Thursday, March 15, 2007
History Month feature
In early 1862, the shackles of slavery came off of enslaved Africans living in Holly Springs, although slavery did not officially end until 1865. A day after the Confederate Army of 22,000 vacated the town; the Union Army of 42,000 began to arrive and took control of the town. The Union Army occupied the town and without delay began to liberate enslaved Africans by dismantling slavery, and thus changed the order of things. A great influx of African refugees left the surrounding plantations seeking freedom and came to Holly Springs. Most had suffered from being in the wake of two moving armies. They were destitute, hungry and eager to enjoy a new life behind federal lines as freed men, women and children.
A contraband camp with several thousand African refugees and freedmen was established near Camp Holly Springs on the east side of town near the Rising Star community. On January 1, 1863, the Emancipation Proclamation went into effect freeing all enslaved Africans in the rebellious states of the South, including Mississippi. In Holly Springs, because of the large numbers of freedmen working on behalf of the Union cause and to sustain their freedom, military units were permanently stationed and remained in and around the town for nearly 15 years to protect them. For African-Americans, the federal presence in Holly Springs was the end of untold privations and hardships and the beginning of a state of freedom, which paved the way toward American citizenship.
Throughout the nineteenth century African-Americans in Holly Springs comprised the majority of its inhabitants. And because so many were present in the town and county, African-Americans’ cultural expressions have remained profoundly African in form and texture to the present day. One can still experience the remnants of African cultural attributes in the music, food, folk arts, language, dance and the verbal expressions such as singing, rapping, praying, preaching and conversations. At the same time, memories and relics of the cotton empire are still a part of the heritage of the town, which is filled with lavish mansions and homes with servant quarters, smoke houses and barns that are stark reminders for those interested in antebellum slaveholding culture. In the next part, we will discuss the creation of African-American social institutions and political culture in 19th century Holly Springs after Emancipation, much of which has lasted to the present day.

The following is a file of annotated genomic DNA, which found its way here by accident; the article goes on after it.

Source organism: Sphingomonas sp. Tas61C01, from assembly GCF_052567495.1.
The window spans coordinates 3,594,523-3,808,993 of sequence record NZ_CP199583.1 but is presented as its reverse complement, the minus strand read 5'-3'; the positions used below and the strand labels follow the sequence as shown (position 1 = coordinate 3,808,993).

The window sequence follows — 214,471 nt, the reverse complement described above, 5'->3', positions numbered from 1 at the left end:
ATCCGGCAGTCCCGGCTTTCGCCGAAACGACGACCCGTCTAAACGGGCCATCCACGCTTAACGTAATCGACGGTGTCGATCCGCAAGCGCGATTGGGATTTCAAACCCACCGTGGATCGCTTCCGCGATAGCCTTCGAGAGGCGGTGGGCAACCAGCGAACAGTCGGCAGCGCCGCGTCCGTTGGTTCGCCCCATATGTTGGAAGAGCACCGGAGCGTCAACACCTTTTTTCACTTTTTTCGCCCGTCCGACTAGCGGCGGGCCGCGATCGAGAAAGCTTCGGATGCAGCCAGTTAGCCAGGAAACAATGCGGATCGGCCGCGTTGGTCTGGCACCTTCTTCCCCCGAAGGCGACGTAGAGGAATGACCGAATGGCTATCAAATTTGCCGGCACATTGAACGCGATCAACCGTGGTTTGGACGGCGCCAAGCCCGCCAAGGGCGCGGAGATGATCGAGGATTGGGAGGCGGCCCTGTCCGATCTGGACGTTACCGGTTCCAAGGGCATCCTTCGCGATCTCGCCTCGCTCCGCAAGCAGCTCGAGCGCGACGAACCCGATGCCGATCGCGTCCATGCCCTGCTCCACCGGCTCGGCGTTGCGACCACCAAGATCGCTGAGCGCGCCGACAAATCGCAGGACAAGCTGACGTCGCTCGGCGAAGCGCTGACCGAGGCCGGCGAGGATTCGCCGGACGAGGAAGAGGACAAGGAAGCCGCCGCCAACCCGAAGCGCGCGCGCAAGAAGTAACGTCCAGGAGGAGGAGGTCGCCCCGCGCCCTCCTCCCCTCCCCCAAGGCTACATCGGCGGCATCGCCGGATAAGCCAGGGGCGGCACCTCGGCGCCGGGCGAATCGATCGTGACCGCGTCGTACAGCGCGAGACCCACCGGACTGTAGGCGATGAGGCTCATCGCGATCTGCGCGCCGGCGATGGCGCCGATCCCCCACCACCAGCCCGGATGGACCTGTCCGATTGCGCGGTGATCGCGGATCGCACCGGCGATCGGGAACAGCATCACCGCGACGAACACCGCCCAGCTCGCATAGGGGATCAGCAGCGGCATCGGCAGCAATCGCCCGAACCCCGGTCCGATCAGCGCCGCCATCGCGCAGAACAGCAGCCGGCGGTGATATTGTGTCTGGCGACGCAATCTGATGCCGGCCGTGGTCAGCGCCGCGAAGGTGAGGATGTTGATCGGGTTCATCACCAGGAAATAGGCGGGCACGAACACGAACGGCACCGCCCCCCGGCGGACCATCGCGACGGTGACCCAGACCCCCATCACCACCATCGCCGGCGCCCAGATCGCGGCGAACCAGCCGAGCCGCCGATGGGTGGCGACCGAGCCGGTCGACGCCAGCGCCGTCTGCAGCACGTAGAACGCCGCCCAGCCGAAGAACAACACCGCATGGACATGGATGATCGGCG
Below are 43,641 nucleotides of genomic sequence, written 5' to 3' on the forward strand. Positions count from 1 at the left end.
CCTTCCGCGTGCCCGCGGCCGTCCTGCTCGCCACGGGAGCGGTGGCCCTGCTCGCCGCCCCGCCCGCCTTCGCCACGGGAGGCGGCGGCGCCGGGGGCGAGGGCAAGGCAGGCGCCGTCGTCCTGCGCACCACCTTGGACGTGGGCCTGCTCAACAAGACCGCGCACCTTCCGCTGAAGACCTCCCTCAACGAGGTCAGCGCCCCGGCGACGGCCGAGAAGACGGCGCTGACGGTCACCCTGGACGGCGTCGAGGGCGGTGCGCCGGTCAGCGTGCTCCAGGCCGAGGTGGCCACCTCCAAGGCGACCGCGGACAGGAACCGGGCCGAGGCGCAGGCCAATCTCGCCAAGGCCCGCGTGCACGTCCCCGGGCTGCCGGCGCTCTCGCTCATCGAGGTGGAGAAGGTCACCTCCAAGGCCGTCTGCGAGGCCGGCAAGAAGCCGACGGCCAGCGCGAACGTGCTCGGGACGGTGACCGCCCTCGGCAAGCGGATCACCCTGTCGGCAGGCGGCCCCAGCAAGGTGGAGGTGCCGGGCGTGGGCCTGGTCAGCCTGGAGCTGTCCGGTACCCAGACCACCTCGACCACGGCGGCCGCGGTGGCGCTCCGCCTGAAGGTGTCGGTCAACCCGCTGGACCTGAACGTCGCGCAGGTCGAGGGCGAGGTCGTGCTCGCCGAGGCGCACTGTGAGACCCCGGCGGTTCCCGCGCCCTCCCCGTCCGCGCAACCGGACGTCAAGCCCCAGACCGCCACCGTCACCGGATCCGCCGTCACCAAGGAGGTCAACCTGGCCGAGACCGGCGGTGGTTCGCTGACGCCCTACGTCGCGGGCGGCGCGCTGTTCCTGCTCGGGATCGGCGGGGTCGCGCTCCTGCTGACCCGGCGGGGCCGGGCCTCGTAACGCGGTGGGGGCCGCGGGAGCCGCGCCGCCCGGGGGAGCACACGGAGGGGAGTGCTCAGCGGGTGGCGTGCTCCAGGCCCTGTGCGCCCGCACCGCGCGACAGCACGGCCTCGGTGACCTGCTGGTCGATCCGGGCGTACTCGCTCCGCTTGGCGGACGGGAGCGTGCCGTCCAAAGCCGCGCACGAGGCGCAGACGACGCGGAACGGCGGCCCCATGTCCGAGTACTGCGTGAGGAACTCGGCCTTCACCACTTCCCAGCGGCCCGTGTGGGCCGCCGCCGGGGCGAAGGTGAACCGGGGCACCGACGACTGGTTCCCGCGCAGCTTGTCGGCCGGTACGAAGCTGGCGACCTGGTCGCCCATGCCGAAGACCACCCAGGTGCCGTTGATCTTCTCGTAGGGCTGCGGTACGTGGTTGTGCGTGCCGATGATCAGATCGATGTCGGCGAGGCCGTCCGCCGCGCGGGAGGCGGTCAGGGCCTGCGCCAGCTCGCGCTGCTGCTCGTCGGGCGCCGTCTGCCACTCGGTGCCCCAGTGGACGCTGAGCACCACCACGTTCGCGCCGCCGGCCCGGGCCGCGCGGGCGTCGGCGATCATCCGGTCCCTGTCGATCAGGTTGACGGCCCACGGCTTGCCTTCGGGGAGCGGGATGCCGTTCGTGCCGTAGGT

After the Emancipation of 1863
In the first part of this series, which covered from 1836 to 1862, the plight of African-Americans as an enslaved people in 19th century Holly Springs was discussed. In this second part, the period after Emancipation from 1863 to 1900 will be covered, which will conclude the history of African-Americans in 19th century Holly Springs.
In 1862, slavery ended in Holly Springs. That same year Ida B. Wells was born. However, slavery was not officially abolished in the United States until 1865. From November 1862, the Union Army occupied the city with a large force and used it as a base, largely to protect the rights of the African-American population in the region from the rising tide of violence and injustice experienced in other parts of the state. Once the city was secured in federal hands, aid and missionary organizations arrived to assist the freedmen and refugees as first responders, and provided this population with food, clothing and shelter. Beginning January 1, 1863, it became army policy to announce to all slaveholders in Holly Springs and the surrounding area that emancipation was a reality.
The city’s population in 1862 was 2,987; two-thirds were white (1,912) and one third of African descent (1,074); in 1863 the total population was three times that discounting the military presence. Within a decade the population shifted. In 1870, 2,406 inhabitants lived in Holly Springs and 1,500 were African-Americans. In 1878, when the Yellow Fever epidemic struck the town, the total population dropped drastically to 1,500 inhabitants. It went down to 1,200 African-Americans and 300 whites. While most whites fled the town, the vast majority of those who succumbed to the fever were African-Americans.
Against a backdrop of controversy, the presence of federal troops, northern missionaries and Republican Party leaders in Holly Springs, proved to be perfect for African-Americans to exercise a semblance of democratic freedom and their status began to change. Their northern hosts and liberators taught them the Constitutional guarantees and the administration of laws protecting individual rights now extended to them. They helped African-Americans to establish social institutions and organizations that both preserved their unique cultural gifts, families and heritage and also asserted their rights to be treated as equals. Nevertheless, to ensure such a democratic society that would allow African-Americans the full rights to pursue life, liberty and happiness without the threat of tyranny and violence soon proved impracticable and unthinkable.